H’burg Residents to Have Chance to Speak on Potential City Trash Pick-up

Residents of one local city will soon have an opportunity to voice their opinion on citywide trash service.

Last night, the Huntingburg City Council announced that the city will be issuing a survey in order to gauge the community’s interest in having a city-wide curbside trash pick-up service. The surveys will be included in the upcoming February utility bills.

Under the proposal, weekly trash pick-up with bi-weekly recycling service would be instituted in the city. Each household in the city would get 2 96-gallon dumpsters. 1 of those would be for trash and the other would be for recycling. Spring and fall clean-up week services would continue even with the new program.

Huntingburg mayor Denny Spinner says any program that might be instituted would have to be feasible:

The survey (which the city put together in partnership with the University of Southern Indiana’s Center for Applied Research and Economic Development) is completely voluntary for residents to participate in. It takes less than 10 minutes to complete and city officials say they will not be tracking participant information in any way.

Also last night, the council heard from residents concerning unusually high water bills. One couple who spoke told the council that their most recent bill was 10 times higher than what it normally is. The cause: an underground leak that went undetected until after the bill came.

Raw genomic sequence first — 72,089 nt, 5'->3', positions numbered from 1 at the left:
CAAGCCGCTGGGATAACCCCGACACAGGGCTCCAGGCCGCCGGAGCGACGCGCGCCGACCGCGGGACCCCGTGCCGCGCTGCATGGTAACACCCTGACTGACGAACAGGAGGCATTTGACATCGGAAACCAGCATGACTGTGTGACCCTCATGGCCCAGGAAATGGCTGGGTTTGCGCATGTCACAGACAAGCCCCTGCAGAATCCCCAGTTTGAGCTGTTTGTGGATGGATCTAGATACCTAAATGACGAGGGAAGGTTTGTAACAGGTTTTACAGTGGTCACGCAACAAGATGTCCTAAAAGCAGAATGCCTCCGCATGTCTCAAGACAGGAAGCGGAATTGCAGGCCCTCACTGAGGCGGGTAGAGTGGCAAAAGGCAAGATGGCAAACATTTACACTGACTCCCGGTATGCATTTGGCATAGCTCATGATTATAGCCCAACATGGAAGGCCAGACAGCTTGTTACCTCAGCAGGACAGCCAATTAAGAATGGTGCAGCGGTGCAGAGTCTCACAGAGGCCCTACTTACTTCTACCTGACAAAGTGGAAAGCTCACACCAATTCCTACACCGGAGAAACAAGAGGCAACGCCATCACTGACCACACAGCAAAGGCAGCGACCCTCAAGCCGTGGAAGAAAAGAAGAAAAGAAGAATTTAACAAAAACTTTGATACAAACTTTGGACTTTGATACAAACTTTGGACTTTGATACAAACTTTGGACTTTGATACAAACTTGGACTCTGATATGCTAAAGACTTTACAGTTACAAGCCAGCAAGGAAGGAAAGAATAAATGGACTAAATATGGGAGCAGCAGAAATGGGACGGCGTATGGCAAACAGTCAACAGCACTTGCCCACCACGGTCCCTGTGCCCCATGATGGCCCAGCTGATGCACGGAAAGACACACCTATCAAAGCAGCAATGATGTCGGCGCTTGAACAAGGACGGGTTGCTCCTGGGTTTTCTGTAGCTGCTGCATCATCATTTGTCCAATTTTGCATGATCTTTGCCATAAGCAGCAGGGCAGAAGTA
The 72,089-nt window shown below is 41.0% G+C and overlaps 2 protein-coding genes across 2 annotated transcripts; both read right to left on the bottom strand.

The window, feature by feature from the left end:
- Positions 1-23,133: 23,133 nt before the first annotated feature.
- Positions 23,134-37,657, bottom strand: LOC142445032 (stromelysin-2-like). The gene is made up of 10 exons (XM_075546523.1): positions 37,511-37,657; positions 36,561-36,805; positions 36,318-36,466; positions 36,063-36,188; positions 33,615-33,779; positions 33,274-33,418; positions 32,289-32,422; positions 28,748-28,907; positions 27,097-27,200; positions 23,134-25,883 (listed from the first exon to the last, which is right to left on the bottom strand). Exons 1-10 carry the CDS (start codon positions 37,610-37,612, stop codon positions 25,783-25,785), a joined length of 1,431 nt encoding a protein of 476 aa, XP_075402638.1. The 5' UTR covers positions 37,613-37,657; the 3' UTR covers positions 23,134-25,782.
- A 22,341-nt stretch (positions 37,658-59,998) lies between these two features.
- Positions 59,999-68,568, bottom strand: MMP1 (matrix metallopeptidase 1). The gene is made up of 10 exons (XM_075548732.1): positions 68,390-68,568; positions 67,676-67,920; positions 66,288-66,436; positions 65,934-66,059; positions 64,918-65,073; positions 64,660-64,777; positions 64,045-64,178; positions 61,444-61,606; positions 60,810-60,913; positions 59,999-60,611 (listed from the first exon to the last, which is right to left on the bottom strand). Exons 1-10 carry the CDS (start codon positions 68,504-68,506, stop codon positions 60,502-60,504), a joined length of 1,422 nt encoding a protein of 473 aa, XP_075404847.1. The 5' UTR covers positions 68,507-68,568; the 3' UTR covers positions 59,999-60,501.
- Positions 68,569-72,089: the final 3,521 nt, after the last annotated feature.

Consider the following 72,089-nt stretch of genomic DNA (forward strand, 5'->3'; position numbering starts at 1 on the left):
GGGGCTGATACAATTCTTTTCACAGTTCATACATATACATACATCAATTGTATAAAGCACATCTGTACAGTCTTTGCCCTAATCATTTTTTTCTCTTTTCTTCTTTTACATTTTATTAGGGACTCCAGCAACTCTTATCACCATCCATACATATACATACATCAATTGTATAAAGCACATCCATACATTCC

Now currently the state allows cities to provide relief on unusually high utility bills when the problem is underground and impossible for the landowners to notice until a bill is delivered. The city of Huntingburg currently does not have a policy on this issue for the water utilities. Spinner says the city will look at an ordinance to resolve this problem:

Finally last night, the council heard a presentation from Dr. Alan Johnson about the future of Dubois Strong. Johnson touched on several different issues in his speech and he says the county’s low unemployment rate has caught a lot of attention, particularly of Ball State Professor Tom Layman, who spoke at VUJC late last year:

The speech also pointed out the next three-year plan for Dubois Strong. This includes growth, specifically in the workforce, business, and entrepreneurial sectors. Johnson gave a similar speech at the Jasper City Council meeting back on Wednesday evening.